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This Month's Highlights   |    
This Month’s Highlights
Psychiatric Services 2014; doi: 10.1176/appi.ps.651TMH
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Copyright © 2014 by the American Psychiatric Association

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This issue marks the introduction of a series of reviews that summarize and update the evidence base for 14 commonly used, recovery-focused services. The series was commissioned by the Substance Abuse and Mental Health Services Administration to help state and local authorities make informed decisions about which behavioral health services to include in new health benefit packages implemented as part of health care reform. The Affordable Care Act stipulates that insurance plans must cover behavioral health care, but it leaves the selection of specific services to state and local decision makers. Decisions about which services to cover will make a critical difference in the lives of people with serious mental illness. This issue presents the introduction to the Assessing the Evidence Base Series (page 11) and a review of supported employment (page 16). In a Taking Issue commentary, Robert E. Drake, M.D., Ph.D., outlines some of the challenges facing widespread implementation of evidence-based practices. The 14 articles in the series were reviewed by a special panel of Psychiatric Services peer reviewers. They are being published online ahead of print in Psychiatric Services in Advance (http://ps.psychiatryonline.org/PSInAdvance.aspx) and will appear in print issues throughout 2014.

Two literature reviews examine how information technology and the Internet are being used to improve the accessibility and delivery of mental health services. In the first, Shalini Lal, Ph.D., and Carol E. Adair, Ph.D., reviewed more than 100 publications to document recent developments in e–mental health applications in four areas: information provision; screening, assessment, and monitoring; intervention; and social support. The review uncovered a rich set of information on proliferating applications. Policy makers and health leaders must consider how e–mental health applications fit into the existing service system, the authors note, to ensure that they complement—and not detract from—the provision of direct care (page 24). How well is information technology serving people with psychotic disorders? A review by Lian van der Krieke, M.Sc., M.A., and colleagues explored the state of the art of e–mental health applications for self-management of psychotic disorders. Many studies have shown that this population is able and willing to use such technology. Outcomes have been strongest for technologies that help with medication management (page 33).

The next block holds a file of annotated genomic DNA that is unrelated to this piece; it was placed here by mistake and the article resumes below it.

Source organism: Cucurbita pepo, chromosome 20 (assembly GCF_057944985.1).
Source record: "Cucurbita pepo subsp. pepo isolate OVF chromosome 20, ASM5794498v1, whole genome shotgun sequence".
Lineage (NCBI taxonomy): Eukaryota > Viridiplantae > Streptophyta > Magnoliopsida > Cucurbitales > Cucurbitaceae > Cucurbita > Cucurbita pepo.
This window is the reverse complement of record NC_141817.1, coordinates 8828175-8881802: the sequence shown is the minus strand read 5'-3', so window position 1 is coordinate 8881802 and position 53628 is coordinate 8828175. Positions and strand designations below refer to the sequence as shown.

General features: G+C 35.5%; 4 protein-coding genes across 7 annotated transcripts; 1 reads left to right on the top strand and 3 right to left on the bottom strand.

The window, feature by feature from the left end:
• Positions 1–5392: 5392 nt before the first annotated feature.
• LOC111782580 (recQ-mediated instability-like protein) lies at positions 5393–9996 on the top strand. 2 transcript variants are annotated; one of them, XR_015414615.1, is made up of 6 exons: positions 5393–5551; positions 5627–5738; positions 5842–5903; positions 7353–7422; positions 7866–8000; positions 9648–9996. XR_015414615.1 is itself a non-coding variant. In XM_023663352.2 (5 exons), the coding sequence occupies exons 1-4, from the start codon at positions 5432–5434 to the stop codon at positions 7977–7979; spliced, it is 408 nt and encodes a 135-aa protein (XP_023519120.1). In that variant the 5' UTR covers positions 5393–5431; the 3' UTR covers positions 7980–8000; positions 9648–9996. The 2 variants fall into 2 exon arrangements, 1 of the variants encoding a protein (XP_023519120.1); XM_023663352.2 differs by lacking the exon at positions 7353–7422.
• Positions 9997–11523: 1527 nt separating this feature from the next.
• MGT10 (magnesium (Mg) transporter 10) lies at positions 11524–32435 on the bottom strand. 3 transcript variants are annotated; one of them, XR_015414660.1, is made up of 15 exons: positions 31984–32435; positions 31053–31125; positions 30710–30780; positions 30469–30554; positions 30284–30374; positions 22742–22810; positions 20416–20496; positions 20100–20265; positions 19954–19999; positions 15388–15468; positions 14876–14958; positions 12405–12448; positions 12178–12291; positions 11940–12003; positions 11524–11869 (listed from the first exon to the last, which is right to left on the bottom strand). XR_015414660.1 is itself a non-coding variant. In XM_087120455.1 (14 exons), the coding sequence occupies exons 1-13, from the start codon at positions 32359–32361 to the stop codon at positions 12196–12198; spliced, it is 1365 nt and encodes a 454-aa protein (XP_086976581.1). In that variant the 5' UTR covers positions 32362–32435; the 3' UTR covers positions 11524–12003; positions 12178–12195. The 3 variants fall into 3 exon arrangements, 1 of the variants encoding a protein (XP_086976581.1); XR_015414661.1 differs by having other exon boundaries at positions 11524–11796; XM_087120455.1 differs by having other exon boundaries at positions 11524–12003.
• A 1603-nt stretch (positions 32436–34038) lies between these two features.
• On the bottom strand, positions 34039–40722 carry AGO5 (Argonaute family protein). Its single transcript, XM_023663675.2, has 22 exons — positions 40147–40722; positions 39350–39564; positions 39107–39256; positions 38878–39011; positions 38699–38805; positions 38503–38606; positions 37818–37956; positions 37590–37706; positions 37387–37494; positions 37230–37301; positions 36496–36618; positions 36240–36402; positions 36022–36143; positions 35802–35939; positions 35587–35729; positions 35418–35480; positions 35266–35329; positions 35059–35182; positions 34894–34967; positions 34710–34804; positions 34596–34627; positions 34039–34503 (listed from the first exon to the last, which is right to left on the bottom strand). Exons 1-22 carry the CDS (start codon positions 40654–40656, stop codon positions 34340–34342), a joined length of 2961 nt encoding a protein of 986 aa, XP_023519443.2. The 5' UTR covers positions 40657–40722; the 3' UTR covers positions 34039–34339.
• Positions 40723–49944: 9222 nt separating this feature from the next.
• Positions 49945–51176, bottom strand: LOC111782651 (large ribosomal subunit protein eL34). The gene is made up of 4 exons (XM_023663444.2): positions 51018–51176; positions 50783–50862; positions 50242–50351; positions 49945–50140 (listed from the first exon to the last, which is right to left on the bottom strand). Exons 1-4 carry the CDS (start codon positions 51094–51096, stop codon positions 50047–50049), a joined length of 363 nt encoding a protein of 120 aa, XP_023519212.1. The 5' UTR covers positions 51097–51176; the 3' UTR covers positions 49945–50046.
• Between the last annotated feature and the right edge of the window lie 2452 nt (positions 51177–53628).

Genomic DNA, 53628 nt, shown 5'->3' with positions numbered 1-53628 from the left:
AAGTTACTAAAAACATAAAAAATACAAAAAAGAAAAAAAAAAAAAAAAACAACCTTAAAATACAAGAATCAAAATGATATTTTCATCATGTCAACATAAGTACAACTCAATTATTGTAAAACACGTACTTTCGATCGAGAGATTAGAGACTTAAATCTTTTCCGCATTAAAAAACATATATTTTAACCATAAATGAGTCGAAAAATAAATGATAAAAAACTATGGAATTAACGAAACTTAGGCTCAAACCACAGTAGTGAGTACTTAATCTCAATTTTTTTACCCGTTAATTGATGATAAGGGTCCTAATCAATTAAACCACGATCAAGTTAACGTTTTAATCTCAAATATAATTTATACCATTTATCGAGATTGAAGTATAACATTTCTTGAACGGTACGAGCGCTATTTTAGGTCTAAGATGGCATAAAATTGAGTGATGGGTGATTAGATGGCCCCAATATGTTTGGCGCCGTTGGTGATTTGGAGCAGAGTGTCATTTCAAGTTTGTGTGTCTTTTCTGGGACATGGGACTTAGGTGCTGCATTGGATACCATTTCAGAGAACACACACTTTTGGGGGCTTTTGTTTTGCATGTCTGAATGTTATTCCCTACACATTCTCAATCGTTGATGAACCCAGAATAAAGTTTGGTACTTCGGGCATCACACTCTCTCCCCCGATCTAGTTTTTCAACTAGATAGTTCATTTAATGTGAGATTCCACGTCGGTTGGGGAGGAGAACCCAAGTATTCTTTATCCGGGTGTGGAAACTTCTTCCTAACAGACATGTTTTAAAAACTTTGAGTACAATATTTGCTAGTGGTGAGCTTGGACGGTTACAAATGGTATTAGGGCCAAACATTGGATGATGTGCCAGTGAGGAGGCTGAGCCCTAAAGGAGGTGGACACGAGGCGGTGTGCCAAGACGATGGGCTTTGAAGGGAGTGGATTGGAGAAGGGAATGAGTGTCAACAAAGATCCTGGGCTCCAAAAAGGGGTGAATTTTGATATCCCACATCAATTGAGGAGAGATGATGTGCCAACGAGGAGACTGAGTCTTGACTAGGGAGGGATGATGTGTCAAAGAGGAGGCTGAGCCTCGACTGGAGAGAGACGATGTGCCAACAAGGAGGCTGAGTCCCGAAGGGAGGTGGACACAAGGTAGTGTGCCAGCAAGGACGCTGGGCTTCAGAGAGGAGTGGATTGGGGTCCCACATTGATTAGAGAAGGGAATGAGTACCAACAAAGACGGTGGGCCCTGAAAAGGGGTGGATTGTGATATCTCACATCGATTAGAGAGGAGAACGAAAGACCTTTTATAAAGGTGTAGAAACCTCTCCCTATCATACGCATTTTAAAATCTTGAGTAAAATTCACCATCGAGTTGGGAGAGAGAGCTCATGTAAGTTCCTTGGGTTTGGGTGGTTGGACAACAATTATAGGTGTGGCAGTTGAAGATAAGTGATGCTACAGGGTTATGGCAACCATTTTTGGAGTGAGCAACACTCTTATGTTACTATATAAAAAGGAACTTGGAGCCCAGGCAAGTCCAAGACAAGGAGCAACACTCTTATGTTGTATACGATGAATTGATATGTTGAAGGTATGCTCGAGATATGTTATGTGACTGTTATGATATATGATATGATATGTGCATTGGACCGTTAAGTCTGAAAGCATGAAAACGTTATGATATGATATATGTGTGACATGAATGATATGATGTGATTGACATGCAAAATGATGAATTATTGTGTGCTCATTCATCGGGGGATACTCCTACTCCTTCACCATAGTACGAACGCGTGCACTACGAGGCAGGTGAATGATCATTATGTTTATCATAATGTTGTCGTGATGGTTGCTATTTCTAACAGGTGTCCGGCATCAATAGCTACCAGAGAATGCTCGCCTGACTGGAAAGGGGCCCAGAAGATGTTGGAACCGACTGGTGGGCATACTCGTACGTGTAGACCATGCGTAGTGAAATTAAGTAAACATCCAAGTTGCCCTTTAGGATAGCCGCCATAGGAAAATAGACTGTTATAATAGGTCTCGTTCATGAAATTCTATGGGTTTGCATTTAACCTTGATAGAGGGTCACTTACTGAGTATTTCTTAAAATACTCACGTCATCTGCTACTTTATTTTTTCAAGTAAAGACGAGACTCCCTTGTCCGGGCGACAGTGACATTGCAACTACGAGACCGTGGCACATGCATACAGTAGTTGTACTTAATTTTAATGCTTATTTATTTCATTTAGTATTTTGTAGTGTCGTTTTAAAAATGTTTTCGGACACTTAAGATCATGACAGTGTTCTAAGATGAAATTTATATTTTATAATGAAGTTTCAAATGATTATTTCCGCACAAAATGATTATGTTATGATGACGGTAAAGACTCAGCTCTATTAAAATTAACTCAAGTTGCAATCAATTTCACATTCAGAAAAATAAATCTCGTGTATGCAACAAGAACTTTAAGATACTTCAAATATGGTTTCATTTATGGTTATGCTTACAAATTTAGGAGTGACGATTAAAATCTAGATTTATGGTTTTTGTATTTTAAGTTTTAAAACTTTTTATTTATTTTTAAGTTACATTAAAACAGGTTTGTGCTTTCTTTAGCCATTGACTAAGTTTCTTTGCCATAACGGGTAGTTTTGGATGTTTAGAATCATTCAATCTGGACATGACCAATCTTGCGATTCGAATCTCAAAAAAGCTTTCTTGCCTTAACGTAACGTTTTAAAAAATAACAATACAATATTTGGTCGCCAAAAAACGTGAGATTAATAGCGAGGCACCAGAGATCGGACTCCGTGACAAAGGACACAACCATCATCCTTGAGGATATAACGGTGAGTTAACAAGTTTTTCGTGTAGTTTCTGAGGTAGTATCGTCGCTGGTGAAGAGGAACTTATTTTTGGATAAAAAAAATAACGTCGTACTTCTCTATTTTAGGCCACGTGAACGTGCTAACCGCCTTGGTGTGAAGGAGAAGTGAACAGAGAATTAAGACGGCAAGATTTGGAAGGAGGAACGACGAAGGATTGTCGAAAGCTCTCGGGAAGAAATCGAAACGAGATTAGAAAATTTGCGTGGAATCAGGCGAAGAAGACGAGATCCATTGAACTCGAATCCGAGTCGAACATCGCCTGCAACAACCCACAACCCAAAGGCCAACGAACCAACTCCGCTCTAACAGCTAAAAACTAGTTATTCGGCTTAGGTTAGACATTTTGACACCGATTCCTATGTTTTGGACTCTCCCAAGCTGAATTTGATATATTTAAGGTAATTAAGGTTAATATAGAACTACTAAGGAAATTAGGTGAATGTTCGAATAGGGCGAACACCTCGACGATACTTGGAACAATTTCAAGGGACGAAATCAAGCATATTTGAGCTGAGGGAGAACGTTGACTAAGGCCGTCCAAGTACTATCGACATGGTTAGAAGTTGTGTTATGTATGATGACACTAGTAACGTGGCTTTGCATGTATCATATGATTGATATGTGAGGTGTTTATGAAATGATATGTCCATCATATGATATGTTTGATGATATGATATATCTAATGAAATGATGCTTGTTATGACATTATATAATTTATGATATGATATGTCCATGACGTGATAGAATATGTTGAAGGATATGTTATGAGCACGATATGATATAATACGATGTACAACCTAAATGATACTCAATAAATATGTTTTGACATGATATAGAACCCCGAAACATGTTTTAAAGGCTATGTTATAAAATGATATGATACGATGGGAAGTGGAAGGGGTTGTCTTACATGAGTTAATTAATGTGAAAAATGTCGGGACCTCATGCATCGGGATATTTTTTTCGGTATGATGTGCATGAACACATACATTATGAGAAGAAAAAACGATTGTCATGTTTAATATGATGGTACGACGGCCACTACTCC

A number of mass shootings have prompted political debate and various proposals to prevent persons with serious mental illness from gaining access to guns. In the fifth article in this month’s line-up, Emma Elizabeth McGinty, Ph.D., M.S., and colleagues review the history of such gun restriction policies. The authors examine the relationship between serious mental illness and violence, the effectiveness of restriction policies in reducing gun violence by persons with serious mental illness, the impact of such policies on public attitudes toward this population, and whether such policies affect suicide risk. A priority for future research is to investigate how these policies influence mental health treatment seeking, the authors conclude (page 50).

Two studies in this issue found continuing evidence of disparities in receipt of mental health care in the United States. One study looked at 1993–2008 data for more than 750,000 outpatient visits to physicians which involved patients with a primary diagnosis of a mental disorder from three groups: non-Hispanic whites and blacks and Hispanics. The diagnosis-specific analysis conducted by Marc Manseau, M.D., M.P.H, and Brady G. Case, M.D., found marked and persisting differences over time in receipt of care for anxiety disorders—particularly obsessive-compulsive disorder—as well as dysthymia, personality disorders, nicotine use disorder, and attention-deficit hyperactivity disorder (page 59). Another investigation examined use of mental health services by non-U.S. citizens. Sungkyu Lee, Ph.D., and colleagues analyzed survey data from nearly 1,500 Latino and Asian adults who did not have U.S. citizenship. They found that only 32% of Latinos and 52% of Asians with psychiatric needs used services from nonspecialty providers over the past year (page 68).

The Veterans Health Administration has invested heavily in expanding its psychotherapy services. What is the result for veterans? In a retrospective cohort study of outpatient data for more than 400,000 veterans, Juliette M. Mott, Ph.D., and colleagues found improvements over time, even though most newly diagnosed patients received no or little psychotherapy (page 106). In the Open Forum, Michelle D. Sherman, Ph.D., encourages the VA to embrace a communitarian model to build and sustain a strong workforce (page 113).

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